Pumice flows are pumice-rich pyroclastic flows derived from the collapse of an eruption column. The lowermost part of the eruption column is called the gas thrust region. Here, the density of the eruption column is greater than the density of the surrounding air. The column continues to rise, however, because of the thrust provided by the release and rapid expansion of volcanic gas. Occasionally, the gas thrust region may become so chock-full of debris that its high density cannot be supported by the thrust of expanding gases. The column thus collapses downward under gravity as a mass of vesiculating pumice that advances rapidly down the flanks of the volcano.

Although both nuée ardentes and pumice flows are fluidized, pumice flows are more energetic and mobile. This is partly attributed to their lower densities, but also to their greater store of kinetic energy generated by vertical drops up to several kilometers above the volcano's summit. The further it falls, the greater its kinetic energy, and the further and faster it will travel horizontally.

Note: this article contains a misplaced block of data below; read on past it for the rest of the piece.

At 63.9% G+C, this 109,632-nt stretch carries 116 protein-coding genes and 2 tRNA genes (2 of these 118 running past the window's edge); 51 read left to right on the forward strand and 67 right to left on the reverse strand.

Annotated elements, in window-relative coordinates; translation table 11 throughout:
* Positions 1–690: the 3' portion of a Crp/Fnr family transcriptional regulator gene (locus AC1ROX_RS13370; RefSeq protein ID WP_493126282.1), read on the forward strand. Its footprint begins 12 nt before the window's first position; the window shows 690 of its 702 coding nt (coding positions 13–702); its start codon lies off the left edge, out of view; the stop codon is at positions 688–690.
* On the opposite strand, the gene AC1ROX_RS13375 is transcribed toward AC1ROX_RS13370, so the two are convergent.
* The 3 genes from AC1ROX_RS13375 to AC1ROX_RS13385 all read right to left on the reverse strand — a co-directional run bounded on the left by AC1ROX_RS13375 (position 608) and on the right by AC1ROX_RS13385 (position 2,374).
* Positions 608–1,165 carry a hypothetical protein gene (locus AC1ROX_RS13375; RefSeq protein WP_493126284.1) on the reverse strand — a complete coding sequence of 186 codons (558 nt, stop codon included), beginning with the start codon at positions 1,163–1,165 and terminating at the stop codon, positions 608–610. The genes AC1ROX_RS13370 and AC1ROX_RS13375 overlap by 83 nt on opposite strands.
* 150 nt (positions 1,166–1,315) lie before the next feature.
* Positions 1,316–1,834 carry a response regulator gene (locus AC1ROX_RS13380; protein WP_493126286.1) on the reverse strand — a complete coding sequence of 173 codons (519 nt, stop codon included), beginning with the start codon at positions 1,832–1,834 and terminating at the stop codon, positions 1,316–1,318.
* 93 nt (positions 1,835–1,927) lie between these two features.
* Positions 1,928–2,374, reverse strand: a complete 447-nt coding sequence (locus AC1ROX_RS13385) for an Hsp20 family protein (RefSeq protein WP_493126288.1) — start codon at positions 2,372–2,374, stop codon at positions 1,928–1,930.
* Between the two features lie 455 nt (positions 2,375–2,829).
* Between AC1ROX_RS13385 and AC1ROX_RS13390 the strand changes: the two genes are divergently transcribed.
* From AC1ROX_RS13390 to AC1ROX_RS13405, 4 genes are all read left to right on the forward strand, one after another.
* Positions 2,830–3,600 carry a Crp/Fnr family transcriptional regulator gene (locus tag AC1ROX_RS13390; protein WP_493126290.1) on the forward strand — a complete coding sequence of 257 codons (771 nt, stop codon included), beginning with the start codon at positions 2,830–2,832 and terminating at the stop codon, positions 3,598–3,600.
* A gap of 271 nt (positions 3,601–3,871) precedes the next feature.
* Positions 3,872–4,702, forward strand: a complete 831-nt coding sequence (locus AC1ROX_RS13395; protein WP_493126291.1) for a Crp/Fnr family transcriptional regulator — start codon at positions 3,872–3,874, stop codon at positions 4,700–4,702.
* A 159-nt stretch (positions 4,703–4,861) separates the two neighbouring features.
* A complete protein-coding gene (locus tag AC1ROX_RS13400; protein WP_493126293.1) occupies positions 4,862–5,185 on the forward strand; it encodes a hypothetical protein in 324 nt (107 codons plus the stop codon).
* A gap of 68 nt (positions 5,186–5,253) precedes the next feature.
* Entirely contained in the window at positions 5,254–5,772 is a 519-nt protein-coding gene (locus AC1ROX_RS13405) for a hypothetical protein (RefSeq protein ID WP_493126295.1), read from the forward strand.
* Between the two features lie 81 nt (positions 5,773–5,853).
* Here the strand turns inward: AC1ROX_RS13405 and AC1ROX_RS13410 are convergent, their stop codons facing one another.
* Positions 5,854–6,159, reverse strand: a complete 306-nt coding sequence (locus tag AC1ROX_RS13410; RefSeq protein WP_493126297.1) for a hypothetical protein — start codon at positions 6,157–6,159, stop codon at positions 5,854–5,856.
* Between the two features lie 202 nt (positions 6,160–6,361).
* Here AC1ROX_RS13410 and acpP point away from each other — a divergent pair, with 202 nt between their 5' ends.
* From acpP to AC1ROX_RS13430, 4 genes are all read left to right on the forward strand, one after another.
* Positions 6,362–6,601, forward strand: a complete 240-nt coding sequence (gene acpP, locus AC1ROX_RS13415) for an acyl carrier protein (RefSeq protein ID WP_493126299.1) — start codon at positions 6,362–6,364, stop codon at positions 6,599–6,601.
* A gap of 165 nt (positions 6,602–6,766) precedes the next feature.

Pumice flows have a tripartite division. The main body hugs the ground surface and is dominated by pumice fragments in an ash matrix. Like nuée ardentes, this pyroclastic avalanche is overlain by an ash cloud of elutriated fine ash. An additional component of a pumice flow is the ground surge. These are forward-springing jets of incandescent ash that occur in the advancing head of the flow. They advance with a rolling and rapidly puffing movement which is thought to be caused by the ingestion of air in the front of the flow. Air ingestion produces strong fluidation in flow front, and explosive heating of the air causes some of the material to be hurled forward as a low-density, turbulent surge.